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nothing unusual about a new cabinet secretary coming to office and [ inaudible ] a different policy direction. soliciting support from other agencies to bolster his views disagreeing with staff or cutting through red tape. some people may disagree with the policy or process but until now this much has never been thought enough to justify a claim of bad faith and launch an inquisition into a cabinet secretary's motives. it goes on to say on page 3 it stays secretary ross' deposition after weighing among other things the likelihood of review in the injury that could occur without a stay. here we are questioning you under oath today. it says respectfully i would take the next logical step and stay all extra record discovery pending our review and state because today's order technically leaves the plaintiffs able to pursue much of the extra record discovery they seek it's conceivable they might withdraw their request to depose secretary ross try to persuade the trial court to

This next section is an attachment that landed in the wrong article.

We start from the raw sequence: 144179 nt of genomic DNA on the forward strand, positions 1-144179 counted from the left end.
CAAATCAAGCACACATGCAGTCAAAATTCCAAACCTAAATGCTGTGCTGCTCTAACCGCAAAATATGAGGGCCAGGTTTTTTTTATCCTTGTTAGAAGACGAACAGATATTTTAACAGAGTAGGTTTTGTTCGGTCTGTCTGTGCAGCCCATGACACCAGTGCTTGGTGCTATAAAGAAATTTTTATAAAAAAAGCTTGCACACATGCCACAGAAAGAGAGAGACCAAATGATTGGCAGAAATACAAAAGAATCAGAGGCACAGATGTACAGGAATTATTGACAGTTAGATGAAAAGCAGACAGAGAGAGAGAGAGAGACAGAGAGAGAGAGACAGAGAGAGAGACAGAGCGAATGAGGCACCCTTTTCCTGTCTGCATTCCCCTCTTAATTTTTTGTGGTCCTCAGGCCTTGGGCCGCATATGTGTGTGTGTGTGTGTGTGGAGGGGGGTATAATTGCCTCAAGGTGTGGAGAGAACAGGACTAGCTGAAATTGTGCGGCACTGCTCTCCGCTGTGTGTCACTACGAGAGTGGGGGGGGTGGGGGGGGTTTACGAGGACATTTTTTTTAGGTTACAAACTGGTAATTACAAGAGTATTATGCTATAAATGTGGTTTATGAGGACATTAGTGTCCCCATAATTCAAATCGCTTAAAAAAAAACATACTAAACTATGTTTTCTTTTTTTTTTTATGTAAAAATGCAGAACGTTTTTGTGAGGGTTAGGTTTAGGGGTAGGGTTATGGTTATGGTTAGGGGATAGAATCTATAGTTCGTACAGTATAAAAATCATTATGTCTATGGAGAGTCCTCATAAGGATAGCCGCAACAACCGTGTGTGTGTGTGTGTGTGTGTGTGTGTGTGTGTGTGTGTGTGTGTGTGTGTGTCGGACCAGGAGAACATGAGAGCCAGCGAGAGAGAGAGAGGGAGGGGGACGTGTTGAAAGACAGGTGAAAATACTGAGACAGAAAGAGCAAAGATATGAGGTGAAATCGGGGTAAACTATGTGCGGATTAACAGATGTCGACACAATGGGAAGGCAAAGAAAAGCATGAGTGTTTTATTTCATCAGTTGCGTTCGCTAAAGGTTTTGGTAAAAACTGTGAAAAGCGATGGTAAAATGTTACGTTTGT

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proceed quickly to trial on the basis of the remaining extra record evidence that they can asummable. extra record evidence. mr. secretary would it be your opinion this exercise today by chairman cummings and the democrats is assisting the plaintiffs in their extra record evidence by putting you under oath under penalty of per jury asking you the very questions i'm sure the plaintiffs in this case would like to ask you in a deposition? >> thank you for that question. i can't judge what might be chairman cummings' motivation. he has been very courteous to me and i'm trying to be very courteous to him in return. >> did you specifically request to delay your testimony today pending the supreme courts case? >> i'm sorry, could you repeat the question, sir? >> didn't you specifically request to delay your testimony today until the conclusion of the supreme court case on this very issue? >> we have requested a delay chairman cummings said he was not prepared to give a delay and